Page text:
The Keta Basin has deeper waters compared to fields in waters in Western Cape Three Points and Tano, thus leaving higher costs implications for drilling and exploration in the area. While it costs US$50 million on the average to drill a well in the Tano Basin, it costs thrice as much, US$150 million, to drill a well in the Keta Basin.
Industry experts have explained that the technicality and cost involved required the involvement of larger multinational oil companies such as Shell, Chevron, Exxon-Mobil and co and required juicier incentives to attract them to the area.
“It is more expensive to do exploration in the Keta Basin because it is deeper than the waters in Tano. But the government is approaching the negotiations with these large companies the same way as it did with companies that are currently producing and exploring in the Tano Basin,” an industry expert said.
According to the source, it would be proper for the government to use better incentives to attract oil production companies to venture into the Keta Basin waters.
The Keta Basin is part of the larger Voltaian Basin, which includes onshore areas stretching up to the northern parts of the country, where geological data indicate the possibility of oil formations. However, since those areas have not been de-risked, the government will have to make some concessions to petroleum exploration agreements to attract investors.
Already, news of oil activities in the Keta Basin is having a modest impact on commercial activities in the Anlo-Keta area. Tracks of land have quickly been acquired by some Ghanaian and foreign investors.
A popular hotel in the area has also been acquired by an investor who is currently renovating the facility to give it a facelift, possibly in readiness of the anticipated activities that would greet the place when there is a breakthrough in commercial discovery of oil and gas.
The GNPC is preparing to undertake a reconnaissance survey of the 104,000-square kilometre Voltaian Basin, covering about 40 per cent of the country’s land mass, to acquire data to ascertain its oil prospects.
The survey, estimated to cost $20 million, involves geological expeditions and the acquisition of Two Dimensional (2D) Seismic data to ascertain the oil potential of the basin for the purposes of attracting investors into its exploration.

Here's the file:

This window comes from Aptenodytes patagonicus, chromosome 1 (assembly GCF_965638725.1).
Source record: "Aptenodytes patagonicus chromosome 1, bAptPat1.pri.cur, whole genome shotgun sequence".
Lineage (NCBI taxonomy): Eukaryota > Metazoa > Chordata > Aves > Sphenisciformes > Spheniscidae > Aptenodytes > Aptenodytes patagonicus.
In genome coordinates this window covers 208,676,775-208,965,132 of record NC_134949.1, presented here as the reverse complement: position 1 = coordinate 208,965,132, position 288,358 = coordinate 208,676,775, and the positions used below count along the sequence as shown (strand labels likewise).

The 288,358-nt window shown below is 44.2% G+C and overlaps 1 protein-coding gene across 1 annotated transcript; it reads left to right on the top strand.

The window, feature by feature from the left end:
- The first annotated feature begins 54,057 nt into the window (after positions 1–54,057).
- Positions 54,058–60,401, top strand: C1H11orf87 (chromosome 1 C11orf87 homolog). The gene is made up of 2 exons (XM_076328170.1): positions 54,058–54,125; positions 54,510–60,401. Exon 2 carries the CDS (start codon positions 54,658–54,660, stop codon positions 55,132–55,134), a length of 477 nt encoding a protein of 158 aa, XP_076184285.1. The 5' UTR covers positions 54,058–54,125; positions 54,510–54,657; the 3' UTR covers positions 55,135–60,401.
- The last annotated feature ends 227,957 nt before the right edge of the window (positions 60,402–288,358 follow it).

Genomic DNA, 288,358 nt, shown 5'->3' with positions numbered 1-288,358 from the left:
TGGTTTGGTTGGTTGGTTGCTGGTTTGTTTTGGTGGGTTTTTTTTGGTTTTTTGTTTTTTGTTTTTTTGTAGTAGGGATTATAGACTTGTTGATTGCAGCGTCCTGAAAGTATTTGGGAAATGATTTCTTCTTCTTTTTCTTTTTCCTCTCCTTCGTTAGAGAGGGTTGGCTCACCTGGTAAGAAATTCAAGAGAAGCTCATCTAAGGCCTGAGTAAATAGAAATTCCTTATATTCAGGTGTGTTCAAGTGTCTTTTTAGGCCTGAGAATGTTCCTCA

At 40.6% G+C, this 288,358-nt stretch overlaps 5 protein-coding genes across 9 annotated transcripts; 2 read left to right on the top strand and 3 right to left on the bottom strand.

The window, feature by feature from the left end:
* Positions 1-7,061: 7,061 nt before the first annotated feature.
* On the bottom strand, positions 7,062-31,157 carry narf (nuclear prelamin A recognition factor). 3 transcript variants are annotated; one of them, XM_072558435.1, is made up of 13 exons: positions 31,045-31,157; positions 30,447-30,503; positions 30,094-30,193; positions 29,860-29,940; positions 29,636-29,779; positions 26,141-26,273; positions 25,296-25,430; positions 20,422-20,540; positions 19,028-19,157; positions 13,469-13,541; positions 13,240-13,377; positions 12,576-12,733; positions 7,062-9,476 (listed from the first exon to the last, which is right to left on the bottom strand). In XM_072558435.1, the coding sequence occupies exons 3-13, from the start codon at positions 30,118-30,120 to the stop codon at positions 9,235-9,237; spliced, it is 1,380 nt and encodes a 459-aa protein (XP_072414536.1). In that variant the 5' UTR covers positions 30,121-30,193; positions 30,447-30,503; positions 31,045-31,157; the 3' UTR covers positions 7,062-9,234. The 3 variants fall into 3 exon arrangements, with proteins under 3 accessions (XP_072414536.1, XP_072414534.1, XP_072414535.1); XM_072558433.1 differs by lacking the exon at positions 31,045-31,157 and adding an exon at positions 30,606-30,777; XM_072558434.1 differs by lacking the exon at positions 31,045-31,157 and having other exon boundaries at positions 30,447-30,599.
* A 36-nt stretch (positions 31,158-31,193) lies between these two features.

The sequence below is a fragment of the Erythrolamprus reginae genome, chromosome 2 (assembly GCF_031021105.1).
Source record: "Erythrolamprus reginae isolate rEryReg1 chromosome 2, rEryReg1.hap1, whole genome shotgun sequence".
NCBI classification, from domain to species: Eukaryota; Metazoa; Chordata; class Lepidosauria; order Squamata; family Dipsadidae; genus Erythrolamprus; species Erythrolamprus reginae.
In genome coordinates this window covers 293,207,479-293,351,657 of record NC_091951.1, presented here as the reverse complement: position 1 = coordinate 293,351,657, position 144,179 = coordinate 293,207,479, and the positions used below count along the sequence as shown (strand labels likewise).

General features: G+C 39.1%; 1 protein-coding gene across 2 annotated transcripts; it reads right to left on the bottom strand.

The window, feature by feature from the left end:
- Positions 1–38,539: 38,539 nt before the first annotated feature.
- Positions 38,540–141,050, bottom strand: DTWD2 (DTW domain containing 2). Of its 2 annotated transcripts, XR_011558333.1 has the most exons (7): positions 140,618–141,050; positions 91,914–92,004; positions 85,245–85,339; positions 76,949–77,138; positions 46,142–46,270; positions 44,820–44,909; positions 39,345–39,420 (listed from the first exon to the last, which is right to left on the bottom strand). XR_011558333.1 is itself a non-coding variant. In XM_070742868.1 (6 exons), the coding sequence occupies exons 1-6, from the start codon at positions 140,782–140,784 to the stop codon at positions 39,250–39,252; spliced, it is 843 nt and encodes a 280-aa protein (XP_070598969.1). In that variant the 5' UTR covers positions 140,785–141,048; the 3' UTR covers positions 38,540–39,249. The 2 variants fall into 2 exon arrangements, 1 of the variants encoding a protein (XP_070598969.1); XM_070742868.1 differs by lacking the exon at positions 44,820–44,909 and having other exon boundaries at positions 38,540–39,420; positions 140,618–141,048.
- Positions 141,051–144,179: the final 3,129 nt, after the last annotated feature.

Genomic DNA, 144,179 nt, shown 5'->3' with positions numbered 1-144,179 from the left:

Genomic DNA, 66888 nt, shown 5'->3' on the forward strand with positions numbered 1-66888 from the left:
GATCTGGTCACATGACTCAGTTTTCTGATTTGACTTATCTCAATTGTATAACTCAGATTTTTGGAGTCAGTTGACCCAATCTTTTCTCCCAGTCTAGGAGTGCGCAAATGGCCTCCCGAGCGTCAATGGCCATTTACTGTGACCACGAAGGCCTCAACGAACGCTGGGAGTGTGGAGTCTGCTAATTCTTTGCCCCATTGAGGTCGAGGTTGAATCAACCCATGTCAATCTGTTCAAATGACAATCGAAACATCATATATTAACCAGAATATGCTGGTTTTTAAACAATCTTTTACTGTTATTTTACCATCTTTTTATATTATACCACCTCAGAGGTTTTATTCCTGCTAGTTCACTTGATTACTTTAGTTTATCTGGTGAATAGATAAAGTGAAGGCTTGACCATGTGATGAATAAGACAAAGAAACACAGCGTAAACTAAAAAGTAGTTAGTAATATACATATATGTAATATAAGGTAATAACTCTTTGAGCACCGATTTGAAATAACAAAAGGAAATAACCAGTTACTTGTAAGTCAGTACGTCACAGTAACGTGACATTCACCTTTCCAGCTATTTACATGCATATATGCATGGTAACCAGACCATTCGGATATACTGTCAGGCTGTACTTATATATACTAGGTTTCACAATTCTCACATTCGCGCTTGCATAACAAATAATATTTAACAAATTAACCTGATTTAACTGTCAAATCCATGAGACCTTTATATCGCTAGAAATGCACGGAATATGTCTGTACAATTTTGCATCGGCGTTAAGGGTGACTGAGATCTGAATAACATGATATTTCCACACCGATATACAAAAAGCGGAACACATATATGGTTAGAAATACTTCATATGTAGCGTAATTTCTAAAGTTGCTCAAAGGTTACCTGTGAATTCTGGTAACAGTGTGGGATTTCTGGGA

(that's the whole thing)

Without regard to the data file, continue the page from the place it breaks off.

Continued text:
The corporation is expected to drill six narrow holes to determine a hydrocarbon presence in the onshore Voltaian basin. The next step would be a full-scale seismic survey before the blocks can be divided up.
Before 2012, Tap-Oil Limited, Afex International and Challenger Minerals Incorporated, which signed an agreement with the Ghana National Petroleum Corporation (GNPC) to explore for oil and gas in the Keta Basin, were not successful due to the technical nature and the huge costs involved in drilling wells in offshore Keta basin.
“In terms of difference, the fiscal regime for this particular agreement is much better than the Kosmos and West Cape three points deep water tunnel agreements. This is an exploration and production agreement just like the jubilee one,” the GNPC had said.
The Acting Chief Executive Officer of the GNPC, Mr Alex Mould, stated last year that the corporation was holding talks with Royal Dutch Shell, Chevron and Exxon-Mobile over an exploration and production deal in the offshore East Keta basin.
“We are in discussions right now with Shell in the East Keta basin. We are also in discussions with Chevron. They are looking at where they want to come in the data room and we should hear from them in a couple of months,” Mr Mould told Reuters.
“We still have to make contacts with Exxon-Mobil and we believe that the advent of Shell, who are in discussions with us right now for a petroleum agreement, will encourage the rest of them to come in,” he said.
Ghana, which started producing oil in December 2010 in the offshore Jubilee field, has ramped up production to 100,000 barrels per day and is inching up to 120,000 barrels a day by early next year.
Oil currently constitutes about 1.3 per cent of the country’s GDP. Last year, the government spent an average of GH¢34 billion. Oil revenues amounting to close to a billion Ghana cedis went to support the budget.